Where Has the Currency Gone? And Why? The Underground Economy and Personal Income Tax Evasion in the U.S., 1970-2008
AbstractUnaccounted for currency in the U.S. is argued to reflect the presence of widespread income tax evasion. This empirical study seeks to identify determinants of the underground economy in the U.S. in the form of federal personal income tax evasion over the period 1970-2008. In this study, we use the most recent data available on personal income tax evasion, data that are derived from the General Currency Ratio Model and measured in the form of the ratio of unreported AGI (adjusted gross income) to reported AGI. Other studies of federal income tax evasion for the U.S. are dated and do not use data this current. It is found that personal income tax evasion was an increasing function of the maximum marginal federal personal income tax rate, the percentage of federal personal income tax returns characterized by itemized deductions, and unpopular military engagements, in this case, the War in Iraq, and a decreasing function of the Tax Reform Act of 1986 (during its first two years of being implemented), the ratio of the tax free interest rate yield on high grade municipals to the interest rate yield on ten year Treasury notes (as a measure of the incentive effect of a better return to tax avoidance, which is legal), and higher audit rates of filed federal income tax returns (as a measure of risk from tax evasion) by IRS personnel.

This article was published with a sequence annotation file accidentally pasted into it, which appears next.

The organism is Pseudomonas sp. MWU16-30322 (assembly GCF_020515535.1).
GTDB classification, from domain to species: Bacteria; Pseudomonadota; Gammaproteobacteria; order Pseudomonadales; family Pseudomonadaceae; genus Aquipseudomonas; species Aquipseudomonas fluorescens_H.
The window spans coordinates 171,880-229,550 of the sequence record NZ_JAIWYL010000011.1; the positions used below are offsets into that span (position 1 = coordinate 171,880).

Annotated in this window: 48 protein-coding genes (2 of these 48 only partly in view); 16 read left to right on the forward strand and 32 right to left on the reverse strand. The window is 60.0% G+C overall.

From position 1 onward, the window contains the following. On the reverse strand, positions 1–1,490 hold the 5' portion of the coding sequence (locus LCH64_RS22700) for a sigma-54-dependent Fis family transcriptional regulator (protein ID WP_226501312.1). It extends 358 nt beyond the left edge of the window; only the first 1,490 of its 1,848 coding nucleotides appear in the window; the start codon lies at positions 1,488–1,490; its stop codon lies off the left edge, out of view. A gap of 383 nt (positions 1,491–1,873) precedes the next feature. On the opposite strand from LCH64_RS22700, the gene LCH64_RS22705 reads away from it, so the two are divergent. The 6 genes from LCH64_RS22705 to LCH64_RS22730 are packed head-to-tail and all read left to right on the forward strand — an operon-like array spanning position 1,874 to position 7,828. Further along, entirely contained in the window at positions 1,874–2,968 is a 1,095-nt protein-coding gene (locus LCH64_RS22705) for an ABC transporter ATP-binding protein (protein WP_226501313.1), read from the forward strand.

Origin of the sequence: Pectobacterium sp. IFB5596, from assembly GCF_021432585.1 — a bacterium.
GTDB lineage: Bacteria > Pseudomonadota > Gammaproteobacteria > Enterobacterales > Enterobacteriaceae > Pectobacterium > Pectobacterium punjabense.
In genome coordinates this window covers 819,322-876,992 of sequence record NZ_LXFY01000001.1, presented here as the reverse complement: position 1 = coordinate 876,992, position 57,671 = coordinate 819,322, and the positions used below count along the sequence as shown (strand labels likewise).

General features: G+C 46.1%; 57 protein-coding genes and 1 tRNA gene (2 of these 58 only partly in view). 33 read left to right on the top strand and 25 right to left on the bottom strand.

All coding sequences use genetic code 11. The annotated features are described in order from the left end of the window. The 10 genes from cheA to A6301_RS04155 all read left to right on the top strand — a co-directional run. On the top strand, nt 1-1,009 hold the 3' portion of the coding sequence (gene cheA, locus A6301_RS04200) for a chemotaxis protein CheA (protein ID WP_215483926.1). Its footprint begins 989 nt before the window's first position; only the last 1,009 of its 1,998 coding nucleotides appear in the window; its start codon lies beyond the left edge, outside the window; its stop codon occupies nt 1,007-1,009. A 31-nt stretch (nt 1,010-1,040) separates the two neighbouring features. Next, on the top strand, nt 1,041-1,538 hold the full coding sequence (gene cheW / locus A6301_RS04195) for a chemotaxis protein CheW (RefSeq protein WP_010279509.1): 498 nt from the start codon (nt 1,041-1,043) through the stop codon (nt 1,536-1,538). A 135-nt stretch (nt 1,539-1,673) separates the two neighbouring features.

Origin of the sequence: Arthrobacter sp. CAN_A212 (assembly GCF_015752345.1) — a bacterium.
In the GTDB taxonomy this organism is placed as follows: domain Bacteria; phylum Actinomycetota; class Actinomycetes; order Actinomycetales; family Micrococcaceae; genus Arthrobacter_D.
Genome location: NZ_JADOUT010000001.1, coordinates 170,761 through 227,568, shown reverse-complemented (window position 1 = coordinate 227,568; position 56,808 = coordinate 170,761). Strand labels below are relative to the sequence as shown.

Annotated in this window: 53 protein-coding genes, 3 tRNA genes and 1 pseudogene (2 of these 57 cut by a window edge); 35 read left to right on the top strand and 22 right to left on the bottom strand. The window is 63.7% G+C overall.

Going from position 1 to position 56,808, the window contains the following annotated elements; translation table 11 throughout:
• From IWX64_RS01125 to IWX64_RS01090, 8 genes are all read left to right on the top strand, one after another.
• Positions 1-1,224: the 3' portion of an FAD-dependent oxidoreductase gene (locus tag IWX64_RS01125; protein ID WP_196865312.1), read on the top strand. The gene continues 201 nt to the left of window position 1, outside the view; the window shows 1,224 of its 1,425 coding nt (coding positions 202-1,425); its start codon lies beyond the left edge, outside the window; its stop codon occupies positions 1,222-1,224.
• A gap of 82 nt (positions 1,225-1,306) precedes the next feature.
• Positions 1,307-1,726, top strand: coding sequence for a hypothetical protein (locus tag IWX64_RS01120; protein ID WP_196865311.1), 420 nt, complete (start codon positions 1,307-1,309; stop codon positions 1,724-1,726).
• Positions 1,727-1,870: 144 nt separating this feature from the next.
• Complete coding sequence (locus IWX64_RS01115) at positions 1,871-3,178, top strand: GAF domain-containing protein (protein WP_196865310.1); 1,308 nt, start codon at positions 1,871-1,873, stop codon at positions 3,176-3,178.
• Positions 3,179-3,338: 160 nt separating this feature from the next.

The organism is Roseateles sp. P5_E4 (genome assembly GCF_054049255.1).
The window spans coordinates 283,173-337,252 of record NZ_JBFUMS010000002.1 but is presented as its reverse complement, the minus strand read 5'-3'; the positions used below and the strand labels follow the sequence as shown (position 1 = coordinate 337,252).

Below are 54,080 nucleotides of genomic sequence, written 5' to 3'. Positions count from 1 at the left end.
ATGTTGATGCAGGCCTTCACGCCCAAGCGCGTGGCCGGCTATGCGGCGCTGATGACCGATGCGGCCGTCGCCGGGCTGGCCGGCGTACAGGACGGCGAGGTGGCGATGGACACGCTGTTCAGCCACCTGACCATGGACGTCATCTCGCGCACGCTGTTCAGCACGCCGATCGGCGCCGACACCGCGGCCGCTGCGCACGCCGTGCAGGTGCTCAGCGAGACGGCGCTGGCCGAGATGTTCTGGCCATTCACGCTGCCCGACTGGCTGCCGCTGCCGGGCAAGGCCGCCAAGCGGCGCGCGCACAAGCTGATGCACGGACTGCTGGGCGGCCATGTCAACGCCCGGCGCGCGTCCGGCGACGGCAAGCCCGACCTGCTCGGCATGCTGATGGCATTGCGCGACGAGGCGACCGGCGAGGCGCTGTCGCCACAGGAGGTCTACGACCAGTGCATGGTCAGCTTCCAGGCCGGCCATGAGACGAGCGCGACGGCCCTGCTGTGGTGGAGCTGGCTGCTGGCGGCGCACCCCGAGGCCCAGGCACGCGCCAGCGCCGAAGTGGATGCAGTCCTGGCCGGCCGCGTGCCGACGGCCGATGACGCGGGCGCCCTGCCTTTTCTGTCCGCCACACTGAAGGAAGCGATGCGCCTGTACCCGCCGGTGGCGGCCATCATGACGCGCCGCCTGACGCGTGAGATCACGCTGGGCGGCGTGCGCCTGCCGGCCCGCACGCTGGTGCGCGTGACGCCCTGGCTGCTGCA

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Bibliographic InfoPaper provided by University Library of Munich, Germany in its series MPRA Paper with number 55284.
Date of creation: 12 Apr 2014
Date of revision:
underground economy; tax evasion; tax rates; audit rates;
Find related papers by JEL classification:
- H24 - Public Economics - - Taxation, Subsidies, and Revenue - - - Personal Income and Other Nonbusiness Taxes and Subsidies
- H26 - Public Economics - - Taxation, Subsidies, and Revenue - - - Tax Evasion
- H31 - Public Economics - - Fiscal Policies and Behavior of Economic Agents - - - Household
- K42 - Law and Economics - - Legal Procedure, the Legal System, and Illegal Behavior - - - Illegal Behavior and the Enforcement of Law
This paper has been announced in the following NEP Reports:
- NEP-ACC-2014-04-18 (Accounting & Auditing)
- NEP-ALL-2014-04-18 (All new papers)
- NEP-HIS-2014-04-18 (Business, Economic & Financial History)
- NEP-IUE-2014-04-18 (Informal & Underground Economics)
- NEP-LAW-2014-04-18 (Law & Economics)
- NEP-PBE-2014-04-18 (Public Economics)
Please report citation or reference errors to , or , if you are the registered author of the cited work, log in to your RePEc Author Service profile, click on "citations" and make appropriate adjustments.:
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